In Manager’s List of Potential Cloud Computing Benefits I promised to write up a list of risks, so here it is. The question probably isn’t “should I use cloud services or not?”, but “which activities and data would be safe to migrate to the cloud?”. You’ll have thought of most of these; if you see something new, writing this post has been worthwhile.
This could happen due to technical problems at the cloud supplier, their financial collapse, or your being caught in the crossfire if servers at your cloud supplier were seized because of suspected criminal activity by another tenant at the data centre. This may drive you towards cloud offerings of the bigger suppliers. Since it’s now so easy to reconfigure an environment, there may also be an increased risk of your own people bringing Production down with uncontrolled or badly thought-out changes.
Remember that the cloud data centre is at the end of a much longer wire than your local servers. This is something you’ll have to consider if your processes involve shifting large amounts of data around regularly.
Among possible cloud benefits is transferring costs from capital to revenue expenditure. A downside of this could be that it’s harder for management to control day-to-day revenue expenses. What if your developers light up some expensive machines and forget to turn them off? You may have a cost limit on the subscription, but if your subscription is disabled when you hit that limit, you can’t really sit and wait until next month can you? If you do take time to plan it all out, you’ll probably avoid most of these problems.
The physical security of your data will also change if it is stored at a data centre. As described elsewhere, it may improve. Is the data centre in another country? For DR (disaster recovery) purposes you certainly wouldn’t want the centre to be next door, and your provider can improve security by replicating your data across different locations. If one or more of these are in a foreign country, the standard of protection may be more difficult to assess.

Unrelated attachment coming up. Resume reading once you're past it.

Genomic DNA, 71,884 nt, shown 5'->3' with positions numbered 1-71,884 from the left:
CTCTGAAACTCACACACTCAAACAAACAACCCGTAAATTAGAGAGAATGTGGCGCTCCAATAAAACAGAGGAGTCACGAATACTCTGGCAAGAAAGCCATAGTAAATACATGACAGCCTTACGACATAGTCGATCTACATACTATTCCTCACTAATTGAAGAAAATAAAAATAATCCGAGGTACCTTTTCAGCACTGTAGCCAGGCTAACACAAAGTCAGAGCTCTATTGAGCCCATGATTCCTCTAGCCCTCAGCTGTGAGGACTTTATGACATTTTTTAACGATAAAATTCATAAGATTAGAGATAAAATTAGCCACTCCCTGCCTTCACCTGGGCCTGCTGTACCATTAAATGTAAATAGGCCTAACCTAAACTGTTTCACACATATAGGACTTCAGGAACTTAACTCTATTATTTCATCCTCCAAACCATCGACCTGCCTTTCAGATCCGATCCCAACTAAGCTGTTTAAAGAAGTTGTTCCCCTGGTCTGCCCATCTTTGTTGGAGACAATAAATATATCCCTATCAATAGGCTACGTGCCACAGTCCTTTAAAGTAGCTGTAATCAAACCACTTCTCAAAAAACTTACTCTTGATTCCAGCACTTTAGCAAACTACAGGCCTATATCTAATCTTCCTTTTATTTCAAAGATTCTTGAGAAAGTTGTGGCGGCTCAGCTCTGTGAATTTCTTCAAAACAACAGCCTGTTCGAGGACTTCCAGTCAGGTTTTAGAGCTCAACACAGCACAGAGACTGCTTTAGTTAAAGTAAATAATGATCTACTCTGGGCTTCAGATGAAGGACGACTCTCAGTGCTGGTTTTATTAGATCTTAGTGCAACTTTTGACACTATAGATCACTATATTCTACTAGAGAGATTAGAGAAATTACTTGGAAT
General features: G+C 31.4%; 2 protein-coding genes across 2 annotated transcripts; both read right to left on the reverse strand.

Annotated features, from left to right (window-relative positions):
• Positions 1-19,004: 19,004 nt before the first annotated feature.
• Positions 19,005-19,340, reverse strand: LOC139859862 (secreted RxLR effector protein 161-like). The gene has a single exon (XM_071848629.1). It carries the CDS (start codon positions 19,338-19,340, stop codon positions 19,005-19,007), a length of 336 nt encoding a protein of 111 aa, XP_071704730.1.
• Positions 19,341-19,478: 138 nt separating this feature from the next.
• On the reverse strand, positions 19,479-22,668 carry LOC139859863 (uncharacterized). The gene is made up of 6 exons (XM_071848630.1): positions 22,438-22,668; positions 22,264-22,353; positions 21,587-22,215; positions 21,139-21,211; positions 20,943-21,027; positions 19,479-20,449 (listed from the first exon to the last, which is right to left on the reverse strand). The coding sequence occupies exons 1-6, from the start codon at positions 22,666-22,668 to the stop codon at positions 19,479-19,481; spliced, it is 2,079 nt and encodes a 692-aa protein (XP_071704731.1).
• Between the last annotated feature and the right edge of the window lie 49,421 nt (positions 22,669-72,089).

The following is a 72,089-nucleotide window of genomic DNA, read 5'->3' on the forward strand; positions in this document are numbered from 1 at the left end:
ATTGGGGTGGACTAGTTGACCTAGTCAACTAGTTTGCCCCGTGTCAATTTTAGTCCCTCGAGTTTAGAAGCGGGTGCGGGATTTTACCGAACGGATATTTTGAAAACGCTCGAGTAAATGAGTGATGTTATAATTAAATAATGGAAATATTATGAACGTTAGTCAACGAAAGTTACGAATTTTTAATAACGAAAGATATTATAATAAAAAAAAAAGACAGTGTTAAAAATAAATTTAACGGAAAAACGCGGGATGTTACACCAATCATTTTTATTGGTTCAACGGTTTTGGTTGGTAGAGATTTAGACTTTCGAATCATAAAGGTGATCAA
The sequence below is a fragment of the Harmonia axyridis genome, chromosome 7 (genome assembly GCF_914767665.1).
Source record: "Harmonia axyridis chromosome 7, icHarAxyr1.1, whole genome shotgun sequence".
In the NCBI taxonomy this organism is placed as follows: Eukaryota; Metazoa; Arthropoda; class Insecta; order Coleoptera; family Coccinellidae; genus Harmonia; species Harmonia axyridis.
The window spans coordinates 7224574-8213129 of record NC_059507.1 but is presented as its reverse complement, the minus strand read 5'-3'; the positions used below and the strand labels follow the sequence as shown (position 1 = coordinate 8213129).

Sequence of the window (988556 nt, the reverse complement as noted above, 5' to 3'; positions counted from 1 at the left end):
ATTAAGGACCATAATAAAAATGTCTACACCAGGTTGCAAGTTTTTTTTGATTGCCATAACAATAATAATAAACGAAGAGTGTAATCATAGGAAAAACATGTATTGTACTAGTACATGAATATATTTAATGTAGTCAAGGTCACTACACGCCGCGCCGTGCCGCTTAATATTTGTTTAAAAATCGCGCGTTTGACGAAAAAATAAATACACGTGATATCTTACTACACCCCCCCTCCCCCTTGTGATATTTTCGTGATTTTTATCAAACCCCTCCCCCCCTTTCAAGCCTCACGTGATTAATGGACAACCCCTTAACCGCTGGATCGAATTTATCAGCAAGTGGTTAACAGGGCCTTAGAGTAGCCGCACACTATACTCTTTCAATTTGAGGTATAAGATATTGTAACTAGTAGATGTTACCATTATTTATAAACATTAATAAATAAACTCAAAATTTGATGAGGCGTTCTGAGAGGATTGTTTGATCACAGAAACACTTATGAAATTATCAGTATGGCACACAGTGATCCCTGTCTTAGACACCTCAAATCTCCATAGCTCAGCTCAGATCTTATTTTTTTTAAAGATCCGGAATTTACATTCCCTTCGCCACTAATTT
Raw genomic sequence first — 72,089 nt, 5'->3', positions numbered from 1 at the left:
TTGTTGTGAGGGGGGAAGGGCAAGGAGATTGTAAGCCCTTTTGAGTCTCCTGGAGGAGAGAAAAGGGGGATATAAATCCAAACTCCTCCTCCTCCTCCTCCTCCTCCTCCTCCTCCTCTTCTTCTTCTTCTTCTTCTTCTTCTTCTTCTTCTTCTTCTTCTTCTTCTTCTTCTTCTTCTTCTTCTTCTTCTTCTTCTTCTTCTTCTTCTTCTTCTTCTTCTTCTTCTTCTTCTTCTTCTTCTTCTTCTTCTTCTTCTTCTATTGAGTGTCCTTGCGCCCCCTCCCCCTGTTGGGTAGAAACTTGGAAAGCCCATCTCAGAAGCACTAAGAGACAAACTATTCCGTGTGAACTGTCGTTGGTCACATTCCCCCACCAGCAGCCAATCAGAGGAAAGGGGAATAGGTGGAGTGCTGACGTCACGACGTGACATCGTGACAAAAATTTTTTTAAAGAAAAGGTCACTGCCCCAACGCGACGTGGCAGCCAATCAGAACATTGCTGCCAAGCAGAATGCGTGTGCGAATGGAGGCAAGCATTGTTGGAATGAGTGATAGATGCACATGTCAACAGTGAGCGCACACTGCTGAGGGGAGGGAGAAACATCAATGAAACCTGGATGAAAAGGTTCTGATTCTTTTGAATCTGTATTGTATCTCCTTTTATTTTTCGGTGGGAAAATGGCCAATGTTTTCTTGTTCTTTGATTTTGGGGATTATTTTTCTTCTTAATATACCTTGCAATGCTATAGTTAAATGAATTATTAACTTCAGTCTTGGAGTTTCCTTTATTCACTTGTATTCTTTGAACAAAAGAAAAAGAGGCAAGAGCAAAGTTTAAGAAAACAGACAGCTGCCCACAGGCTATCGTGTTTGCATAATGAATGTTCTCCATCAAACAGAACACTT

The legalities around data stored at the cloud service company will be different to those connected with data on your premises. The cloud service provider may also not be as committed as you are to resist legal or quasi-legal enforcement action in relation to your data. On the other hand, they may have better lawyers than your company can afford.
Are you required to store your data within a certain territory? You’ll need to check where the cloud data centre is located. A hybrid solution may be possible, where the data is indexed in the cloud but stored physically on your premises.
“Tie-in” is sometimes exaggerated as a problem, but does need to be considered, if only for “due diligence”. You won’t find it easy to move to another supplier as there will have to be considerable adaptation of your software, and a migration process which would probably have to be planned and executed in a rush. You’ll want to check on the service quality of the supplier that you are committing to. You’ll need also to consider whether the pricing of the service will always be as attractive as it is now.
A commitment to a cloud supplier is of course a commitment to cloud architecture, so if the pricing of cloud services generally were to rise, you would have the burden of converting your processes to run on your premises. As above, you may also be able to dispose of this issue fairly quickly, since you no doubt accept dependencies on broadband and other services to run your business.
DevOps means that cloud services are now something of a moving target. Updates (and bugs) are shipped very quickly, and features can be added (or retired) quickly too. If an item is on the deprecated list of the on-premise product, it may have already been removed from the cloud offering. The risk to your application code is clear.
PS: If you want to hear what Microsoft has to say about some of these issues you’ll find it here.